Tracking workers compensation insurance claims and other statistics related to employee injuries and illnesses is a crucially important task for all employers across the U.S. However, there is little formal guidance clarifying the different reporting requirements as between temporary workers and permanent ones, which has complicated record keeping for some time.
A new educational bulletin from the U.S. Occupational Safety and Health Administration addresses which employers are responsible for reporting workplace injuries and illnesses. In the past, a lack of proper injury tracking measures led to confusion about who was responsible for work-related injury costs and workers compensation insurance payments.
OSHA hopes to clarify how the law affects temp workers
Above all else, the new bulletin aims to protect temporary workers while on the job. This educational resource will shed light on reporting procedures for workplace injuries. In addition, it should help increase awareness about training temporary workers in the same fashion as existing employees.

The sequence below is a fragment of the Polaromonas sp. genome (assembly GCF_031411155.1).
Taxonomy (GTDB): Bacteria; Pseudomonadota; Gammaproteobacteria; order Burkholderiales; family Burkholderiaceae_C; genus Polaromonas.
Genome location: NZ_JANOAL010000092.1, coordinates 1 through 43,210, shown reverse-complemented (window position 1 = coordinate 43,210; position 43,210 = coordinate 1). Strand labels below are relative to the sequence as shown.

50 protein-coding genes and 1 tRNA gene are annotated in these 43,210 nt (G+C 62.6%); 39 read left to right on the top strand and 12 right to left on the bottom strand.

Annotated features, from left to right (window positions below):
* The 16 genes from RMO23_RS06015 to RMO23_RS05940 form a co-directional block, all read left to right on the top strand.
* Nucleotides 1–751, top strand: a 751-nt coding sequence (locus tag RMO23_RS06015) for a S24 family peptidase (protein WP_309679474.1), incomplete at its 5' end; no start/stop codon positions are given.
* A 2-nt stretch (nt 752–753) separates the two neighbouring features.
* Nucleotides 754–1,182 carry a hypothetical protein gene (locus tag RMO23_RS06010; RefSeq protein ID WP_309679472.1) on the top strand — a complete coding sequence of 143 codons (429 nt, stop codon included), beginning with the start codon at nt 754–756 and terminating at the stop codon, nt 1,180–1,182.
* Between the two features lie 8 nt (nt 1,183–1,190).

"The Recordkeeping Bulletin is the first of many materials we are releasing and helps clarify which employers are responsible for reporting injuries and illnesses," said David Michaels, OSHA's assistant secretary of labor. "These materials will provide valuable information for both host employers and staffing agencies on how they can work together to make sure their workers are properly trained and protected."
The American Staffing Association also expressed support and appreciation for OSHA's bulletin.
"I think there is a lot of education to be done," Stephen Dwyer, general counsel the American Staffing Association, told the media outlet, in regard to temporary workers. "I think there is still a lot of enforcement to be done by OSHA. If they are getting killed and they are getting injured, it's not only a tragedy, it's crippling for our industry."
Overall, employers should make sure to be aware of their reporting requirements for both full-time and temporary employees. Proper training and safety procedures could help cut costs and reduce the amount of workers compensation insurance expenses.